Sensors and Systems
Breaking News
Cyient – BlueBird Joint Venture Launches its New Unmanned Aerial System, the Versatile WanderB VTOL at Aero India 2019
Rating12345BANGALORE, India and HYDERABAD, India – Cyient Solutions & Systems...
Esri Publishes Switching to ArcGIS Pro from ArcMap
Rating12345REDLANDS, Calif.- Esri, the global leader in location intelligence,...
GEO Jobe Continues Growth, Welcomes Timothy Michael as Sr. Solution Engineer
Rating12345We’re pleased to have continued, sustained growth here at...
  • Rating12345

In February 2018, facing a mechanical challenge, CloudSat (pictured in background) had to exit the A-Train of Earth-orbiting satellites and move to a lower orbit. Following an exit maneuver of its own in September 2018, CALIPSO (foreground) joined CloudSat, forming what NASA scientists are calling the C-Train. (Credit: NASA)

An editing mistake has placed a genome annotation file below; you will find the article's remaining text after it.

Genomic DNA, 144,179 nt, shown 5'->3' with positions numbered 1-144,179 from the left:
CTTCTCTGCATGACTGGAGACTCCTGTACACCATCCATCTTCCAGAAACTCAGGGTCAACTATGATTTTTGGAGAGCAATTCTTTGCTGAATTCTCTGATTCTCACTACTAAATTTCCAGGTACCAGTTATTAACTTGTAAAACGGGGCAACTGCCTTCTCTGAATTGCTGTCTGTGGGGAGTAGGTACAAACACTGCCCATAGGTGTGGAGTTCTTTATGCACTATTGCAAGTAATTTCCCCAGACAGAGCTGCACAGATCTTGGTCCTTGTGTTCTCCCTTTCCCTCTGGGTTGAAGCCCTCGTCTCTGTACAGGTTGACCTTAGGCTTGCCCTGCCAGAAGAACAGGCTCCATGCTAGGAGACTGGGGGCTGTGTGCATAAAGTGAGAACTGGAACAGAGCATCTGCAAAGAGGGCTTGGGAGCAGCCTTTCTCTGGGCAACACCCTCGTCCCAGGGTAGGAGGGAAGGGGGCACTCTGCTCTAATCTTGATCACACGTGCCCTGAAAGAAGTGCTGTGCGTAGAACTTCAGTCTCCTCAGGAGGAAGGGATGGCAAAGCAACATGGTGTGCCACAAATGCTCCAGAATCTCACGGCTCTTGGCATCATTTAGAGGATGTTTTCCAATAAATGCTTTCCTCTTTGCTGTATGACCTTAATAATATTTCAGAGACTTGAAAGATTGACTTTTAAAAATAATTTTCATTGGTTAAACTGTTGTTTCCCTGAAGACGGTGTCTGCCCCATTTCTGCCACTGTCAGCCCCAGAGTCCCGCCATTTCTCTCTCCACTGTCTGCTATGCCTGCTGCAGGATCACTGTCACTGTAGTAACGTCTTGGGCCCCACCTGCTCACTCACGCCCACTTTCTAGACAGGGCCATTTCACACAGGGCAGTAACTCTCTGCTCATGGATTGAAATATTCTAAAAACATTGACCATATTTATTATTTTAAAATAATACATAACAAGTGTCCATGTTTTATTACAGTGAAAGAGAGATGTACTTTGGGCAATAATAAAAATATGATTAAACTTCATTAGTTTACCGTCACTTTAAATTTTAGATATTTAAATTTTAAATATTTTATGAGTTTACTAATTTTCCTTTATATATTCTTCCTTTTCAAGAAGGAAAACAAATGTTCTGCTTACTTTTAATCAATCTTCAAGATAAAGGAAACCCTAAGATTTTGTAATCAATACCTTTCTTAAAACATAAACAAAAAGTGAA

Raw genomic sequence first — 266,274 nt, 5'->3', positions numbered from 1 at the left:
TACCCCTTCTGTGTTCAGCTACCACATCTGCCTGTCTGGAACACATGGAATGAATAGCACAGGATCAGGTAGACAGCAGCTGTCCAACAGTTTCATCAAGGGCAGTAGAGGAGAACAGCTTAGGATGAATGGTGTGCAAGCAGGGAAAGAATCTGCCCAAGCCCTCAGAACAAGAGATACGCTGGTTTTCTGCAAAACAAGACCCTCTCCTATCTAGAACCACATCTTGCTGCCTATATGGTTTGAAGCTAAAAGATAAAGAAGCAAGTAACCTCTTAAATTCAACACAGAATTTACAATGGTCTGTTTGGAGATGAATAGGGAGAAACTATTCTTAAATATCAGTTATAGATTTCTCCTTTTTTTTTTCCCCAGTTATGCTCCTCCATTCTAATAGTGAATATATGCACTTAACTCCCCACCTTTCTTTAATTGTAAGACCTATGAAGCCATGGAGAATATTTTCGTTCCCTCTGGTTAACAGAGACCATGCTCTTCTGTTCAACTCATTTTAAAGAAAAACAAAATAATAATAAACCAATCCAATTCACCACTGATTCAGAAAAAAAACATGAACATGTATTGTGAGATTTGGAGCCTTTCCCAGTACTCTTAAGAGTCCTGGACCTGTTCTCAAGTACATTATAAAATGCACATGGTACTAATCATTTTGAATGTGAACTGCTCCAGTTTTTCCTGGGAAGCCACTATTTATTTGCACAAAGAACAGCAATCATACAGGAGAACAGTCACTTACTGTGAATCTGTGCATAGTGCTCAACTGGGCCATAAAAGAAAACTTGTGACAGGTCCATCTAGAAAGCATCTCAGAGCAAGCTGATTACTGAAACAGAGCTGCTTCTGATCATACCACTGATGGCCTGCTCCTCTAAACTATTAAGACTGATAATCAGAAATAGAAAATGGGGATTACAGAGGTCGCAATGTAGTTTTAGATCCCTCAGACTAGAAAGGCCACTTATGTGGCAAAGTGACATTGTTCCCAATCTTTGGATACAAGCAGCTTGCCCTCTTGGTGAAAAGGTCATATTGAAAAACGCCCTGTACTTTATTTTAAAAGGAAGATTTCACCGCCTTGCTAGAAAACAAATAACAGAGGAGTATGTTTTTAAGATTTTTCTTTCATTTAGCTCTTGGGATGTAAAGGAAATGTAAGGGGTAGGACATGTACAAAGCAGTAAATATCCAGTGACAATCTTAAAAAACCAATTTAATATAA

CloudSat and CALIPSO, designed to complement each other in the 1990s, were launched together on the same rocket in 2006. Then they spent more than 10 years orbiting Earth in formation with a coterie of other satellites in what’s known as the A-Train (afternoon constellation).

Flying together enables the A Train satellites to gather diverse measurements of the Earth below at nearly the same time as they circle the globe pole-to-pole. The nearly simultaneous observations allow scientists to build a more sophisticated understanding of the Earth system than would be possible if the measurements were separated. Other members of the A Train include NASA’s Aqua, Orbiting Carbon Observatory-2 and Aura spacecraft, along with the Japan Aerospace Exploration Agency’s Global Change Observation Mission – Water (GCOM-W1) satellite.

In February 2018, facing a mechanical challenge, CloudSat had to exit the A-Train, moving to a lower orbit—leaving CALIPSO behind and the future of their partnership uncertain. But following a recent exit maneuver of its own in September 2018, CALIPSO rejoined CloudSat. NASA scientists are referring to the new orbit, just a few miles below the A-train, as the C-Train—C being the first letter of each satellite.

Leave a Reply

Your email address will not be published. Required fields are marked *